Football… Has it always been a Man’s Game?

Despite what you may imagine, football isn’t a game which is only played and watched by men. Millions of girls and women around the world have a passion for the game – an interest which is not particularly new.

Women’s football undoubtedly has become more popular. But there is still an on-going issue with the recognition that athletes and teams receive from the worldwide media, with their male counterparts receiving a higher status. 

Even with the history behind it, people are still unaware that 100 years ago women’s football was as popular as it’s ever been before, repeatedly bringing in and enticing bigger crowds than the men. A team at the centre of these glory days were the Dick Kerr Ladies.  

To gain an insight into the history of women’s football, I spoke to Gail Newsham – a former footballer and author of ‘In a League of Their Own!’.  Gail widely regarded as the go-to source for history on the Dick Kerr Ladies, having kept note and rescued a wealth of stats, facts and figures that would otherwise be lost forever.  

Gail explained that the Dick Kerr Ladies were formed in 1917 at a munitions factory in Preston to help raise money for the local military hospital.

“They played their first match on Christmas day 1917 in front of 10,000 spectators and they raised £600 for the wounded soldiers being treated at the military hospital.  

“This was the biggest day in their history,” said Gail, reflecting on the history of this star-studded team.

“The biggest crowd was on boxing day in 1920 when 53,000 people came to Goodison Park at Everton to watch them play, against St Helens Ladies. There were between 10,000- 14,000 locked out unable to gain admission. So, if they could have got everybody in there would have been well over 60,000 for a women’s football match, so that’s pretty impressive figures.” 

The biggest star at the time was Lily Parr, the winger Parr had around 1000 goals under her belt in her extraordinary 32-year old career. Putting that into perspective she’d scored over three times the amount as footballing legend Bobby Charlton, outshining his 249 goals. 

 “Lily was not a professional footballer; she didn’t get paid to play.” Added Gail.

“She came to play for the Dick Kerr Ladies when she was 15 years old, around May of 1920. During her first couple of months with the team she was playing at left back, and it wasn’t until 1921 when she was moved up onto the left wing, where she made her name as a goal scorer.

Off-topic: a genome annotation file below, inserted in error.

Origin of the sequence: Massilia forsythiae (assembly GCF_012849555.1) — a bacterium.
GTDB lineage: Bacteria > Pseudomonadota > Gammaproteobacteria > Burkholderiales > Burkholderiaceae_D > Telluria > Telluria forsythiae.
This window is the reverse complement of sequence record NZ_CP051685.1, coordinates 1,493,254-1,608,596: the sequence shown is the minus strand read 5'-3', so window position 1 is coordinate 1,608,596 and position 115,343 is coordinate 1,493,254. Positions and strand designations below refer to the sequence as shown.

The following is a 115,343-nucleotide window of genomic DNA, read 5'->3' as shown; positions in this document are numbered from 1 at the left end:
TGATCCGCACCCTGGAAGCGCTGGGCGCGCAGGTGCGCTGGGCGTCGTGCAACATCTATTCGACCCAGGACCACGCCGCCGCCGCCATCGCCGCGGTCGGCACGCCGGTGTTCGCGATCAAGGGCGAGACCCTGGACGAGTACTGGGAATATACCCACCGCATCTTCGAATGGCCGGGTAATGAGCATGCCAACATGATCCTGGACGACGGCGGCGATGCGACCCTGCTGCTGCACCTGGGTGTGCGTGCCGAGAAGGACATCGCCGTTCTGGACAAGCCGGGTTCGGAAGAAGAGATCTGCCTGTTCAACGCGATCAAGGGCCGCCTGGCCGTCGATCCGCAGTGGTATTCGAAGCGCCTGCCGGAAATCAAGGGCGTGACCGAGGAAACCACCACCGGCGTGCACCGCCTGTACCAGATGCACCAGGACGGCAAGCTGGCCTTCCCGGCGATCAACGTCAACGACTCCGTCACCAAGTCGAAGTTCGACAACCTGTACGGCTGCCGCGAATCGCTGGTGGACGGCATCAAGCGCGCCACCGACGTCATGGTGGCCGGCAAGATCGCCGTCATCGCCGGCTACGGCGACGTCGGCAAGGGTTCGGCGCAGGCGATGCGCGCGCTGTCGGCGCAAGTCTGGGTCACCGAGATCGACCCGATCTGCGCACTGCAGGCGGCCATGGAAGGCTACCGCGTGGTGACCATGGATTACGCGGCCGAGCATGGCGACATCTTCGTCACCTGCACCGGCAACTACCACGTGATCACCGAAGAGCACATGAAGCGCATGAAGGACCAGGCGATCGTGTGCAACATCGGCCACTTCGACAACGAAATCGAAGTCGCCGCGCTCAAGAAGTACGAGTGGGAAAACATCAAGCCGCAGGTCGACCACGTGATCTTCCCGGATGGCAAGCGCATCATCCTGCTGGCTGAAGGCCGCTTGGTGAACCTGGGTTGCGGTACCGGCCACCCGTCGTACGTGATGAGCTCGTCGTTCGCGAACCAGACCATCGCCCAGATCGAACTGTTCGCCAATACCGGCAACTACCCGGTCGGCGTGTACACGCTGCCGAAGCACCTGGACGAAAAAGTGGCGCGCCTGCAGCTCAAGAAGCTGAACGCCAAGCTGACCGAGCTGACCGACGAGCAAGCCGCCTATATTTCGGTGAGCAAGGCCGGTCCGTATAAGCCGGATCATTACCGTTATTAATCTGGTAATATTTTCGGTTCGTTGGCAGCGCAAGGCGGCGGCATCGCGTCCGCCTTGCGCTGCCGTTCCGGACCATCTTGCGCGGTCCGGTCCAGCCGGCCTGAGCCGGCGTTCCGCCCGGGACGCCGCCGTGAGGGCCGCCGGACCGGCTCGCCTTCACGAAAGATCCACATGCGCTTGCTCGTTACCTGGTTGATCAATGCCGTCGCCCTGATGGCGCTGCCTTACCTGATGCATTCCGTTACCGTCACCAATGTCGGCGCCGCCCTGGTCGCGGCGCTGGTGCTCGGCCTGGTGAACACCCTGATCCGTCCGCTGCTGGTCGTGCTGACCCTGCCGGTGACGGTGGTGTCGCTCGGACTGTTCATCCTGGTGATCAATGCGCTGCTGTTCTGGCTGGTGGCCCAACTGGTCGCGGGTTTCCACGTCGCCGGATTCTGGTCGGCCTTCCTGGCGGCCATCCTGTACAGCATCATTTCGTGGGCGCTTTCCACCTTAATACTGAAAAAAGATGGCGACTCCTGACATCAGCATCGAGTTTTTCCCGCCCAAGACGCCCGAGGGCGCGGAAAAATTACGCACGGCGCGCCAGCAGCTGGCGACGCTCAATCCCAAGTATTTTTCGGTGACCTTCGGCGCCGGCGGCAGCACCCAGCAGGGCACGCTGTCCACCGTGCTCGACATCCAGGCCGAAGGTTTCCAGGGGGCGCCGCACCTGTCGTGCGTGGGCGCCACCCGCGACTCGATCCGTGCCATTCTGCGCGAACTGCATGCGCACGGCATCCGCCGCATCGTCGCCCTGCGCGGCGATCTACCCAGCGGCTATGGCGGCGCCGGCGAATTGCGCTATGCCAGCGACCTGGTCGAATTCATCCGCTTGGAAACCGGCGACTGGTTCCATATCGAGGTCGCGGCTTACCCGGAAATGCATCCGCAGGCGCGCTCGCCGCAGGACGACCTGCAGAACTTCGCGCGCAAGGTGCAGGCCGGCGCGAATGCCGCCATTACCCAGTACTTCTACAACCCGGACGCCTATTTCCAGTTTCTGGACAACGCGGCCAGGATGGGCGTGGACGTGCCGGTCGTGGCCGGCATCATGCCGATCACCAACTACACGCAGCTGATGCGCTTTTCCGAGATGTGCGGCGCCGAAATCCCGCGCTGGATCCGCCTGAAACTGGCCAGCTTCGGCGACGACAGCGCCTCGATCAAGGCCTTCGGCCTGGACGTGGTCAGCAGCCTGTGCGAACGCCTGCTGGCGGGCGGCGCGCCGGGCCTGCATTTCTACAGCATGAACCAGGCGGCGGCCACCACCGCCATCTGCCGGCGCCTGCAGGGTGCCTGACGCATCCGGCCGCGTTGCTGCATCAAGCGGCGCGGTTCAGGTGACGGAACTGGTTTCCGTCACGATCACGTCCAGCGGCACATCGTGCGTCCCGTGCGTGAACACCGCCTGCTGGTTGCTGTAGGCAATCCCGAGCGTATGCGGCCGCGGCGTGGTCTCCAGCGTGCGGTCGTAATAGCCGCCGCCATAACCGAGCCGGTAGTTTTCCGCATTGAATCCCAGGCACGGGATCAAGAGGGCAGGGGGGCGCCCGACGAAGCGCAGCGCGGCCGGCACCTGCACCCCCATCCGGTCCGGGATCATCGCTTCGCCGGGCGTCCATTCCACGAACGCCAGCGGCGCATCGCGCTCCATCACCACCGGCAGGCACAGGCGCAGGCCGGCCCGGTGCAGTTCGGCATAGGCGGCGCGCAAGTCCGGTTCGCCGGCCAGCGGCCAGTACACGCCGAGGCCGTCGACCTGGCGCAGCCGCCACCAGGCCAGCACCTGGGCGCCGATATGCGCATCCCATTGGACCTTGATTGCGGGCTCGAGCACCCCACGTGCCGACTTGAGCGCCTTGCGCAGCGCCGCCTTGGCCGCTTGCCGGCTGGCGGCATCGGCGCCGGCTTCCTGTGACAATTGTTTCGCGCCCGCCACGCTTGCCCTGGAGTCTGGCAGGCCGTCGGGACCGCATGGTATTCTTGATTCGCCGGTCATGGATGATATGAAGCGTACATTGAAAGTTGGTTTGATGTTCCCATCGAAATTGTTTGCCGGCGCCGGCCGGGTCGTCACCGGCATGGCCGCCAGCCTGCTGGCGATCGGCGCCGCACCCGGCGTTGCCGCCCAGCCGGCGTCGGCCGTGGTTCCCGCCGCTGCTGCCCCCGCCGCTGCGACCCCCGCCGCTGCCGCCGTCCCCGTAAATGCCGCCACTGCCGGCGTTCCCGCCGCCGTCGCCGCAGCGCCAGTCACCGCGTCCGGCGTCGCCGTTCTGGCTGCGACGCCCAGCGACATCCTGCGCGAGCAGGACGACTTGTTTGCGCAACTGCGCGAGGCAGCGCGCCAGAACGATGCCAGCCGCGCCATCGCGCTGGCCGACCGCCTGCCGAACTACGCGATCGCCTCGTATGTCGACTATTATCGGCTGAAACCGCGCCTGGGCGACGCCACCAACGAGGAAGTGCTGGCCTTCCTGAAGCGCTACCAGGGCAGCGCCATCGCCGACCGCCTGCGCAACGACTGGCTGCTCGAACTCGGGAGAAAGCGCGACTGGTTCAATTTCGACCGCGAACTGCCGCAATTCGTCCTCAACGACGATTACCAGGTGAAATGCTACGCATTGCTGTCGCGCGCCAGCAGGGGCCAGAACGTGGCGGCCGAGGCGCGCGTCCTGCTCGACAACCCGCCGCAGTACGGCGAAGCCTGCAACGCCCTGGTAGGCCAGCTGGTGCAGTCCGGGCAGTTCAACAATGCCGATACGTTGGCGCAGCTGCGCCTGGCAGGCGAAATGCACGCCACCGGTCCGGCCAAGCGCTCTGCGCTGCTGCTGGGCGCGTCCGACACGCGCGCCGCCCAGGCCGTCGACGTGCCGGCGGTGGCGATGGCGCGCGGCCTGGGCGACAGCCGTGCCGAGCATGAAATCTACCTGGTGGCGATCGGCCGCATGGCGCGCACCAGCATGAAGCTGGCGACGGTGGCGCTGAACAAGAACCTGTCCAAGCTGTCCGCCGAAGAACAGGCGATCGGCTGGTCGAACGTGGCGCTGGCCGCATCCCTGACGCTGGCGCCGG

“What made her special was that not only was she a great player with a great shot, but she played longer than anybody else did, so the longevity of her career makes her stand out more than others, and because she played for so long it enabled her to score as many goals as she did.”

To sum her up in one word, Gail simply described her as “exceptional”. 

Very few football fans have ever heard about Lily Parr, a pioneer in the women’s game who in today’s society would be praised as an icon and admired by millions of young girls. Yet her incredible talent has seemingly been wiped from the history books of English football. 

So much so that it took 24 years after her death for her achievements to be noticed, as she became the first female to be inducted into the Football Hall of Fame at the National Football Museum in 2002. 

But why did it take so long for her achievements to be recognised? This was hands down to the Football Association (FA) simply banning women from playing football, which was released in a statement on December 5, 1921.

Their statement revealing:

Complaints having been made as to football being played by women, the Council feel impelled to express their strong opinion that the game of football is quite unsuitable for females and ought not to be encouraged.

Complaints have also been made as to the conditions under which some of these matches have been arranged and played, and the appropriation of receipts to other than charitable objects.

The Council are further of the opinion that an excessive proportion of the receipts are absorbed in expenses and an inadequate percentage devoted to charitable objects.

For these reasons the Council request clubs belonging to the association to refuse the use of their grounds for such matches.

“The men were jealous that they were getting bigger crowds, The FA said that the women’s frame was not right to play football, and that it could affect their fertility and all that rubbish.” Said Gail.

“The turning point in women’s football was the Goodison Park match, when 53,000 came. I think it was a wakeup call for the established FA at the time, that women’s football was getting too popular and that something ought to be done about it.”

Whilst England continues to be known as the home of football, subsequently the country as a whole have been nurtured to believe that men are the only gender suitable to participate in the sport. Quite simply because men liked it as such so as to save it for themselves which will quite frankly forever be frowned upon by millions of females. 

You cannot rewrite history, and the records will always prove otherwise that the female footballers were more popular than the men. Consequently, the blame lies with the FA, and the sparkling heritage of women’s football will always be overlooked and helpfully covered up due to the assistance from the governing body.  

Women footballers now live in a patriarchal society in which they are undermined by their male counterparts. If we were able to go back in time and rewrite history so that the FA never released that disgraceful statement times may be different. Men and women’s football would equally prosper and succeed, developing at the same time.

Simply envision what it could be like nowadays…

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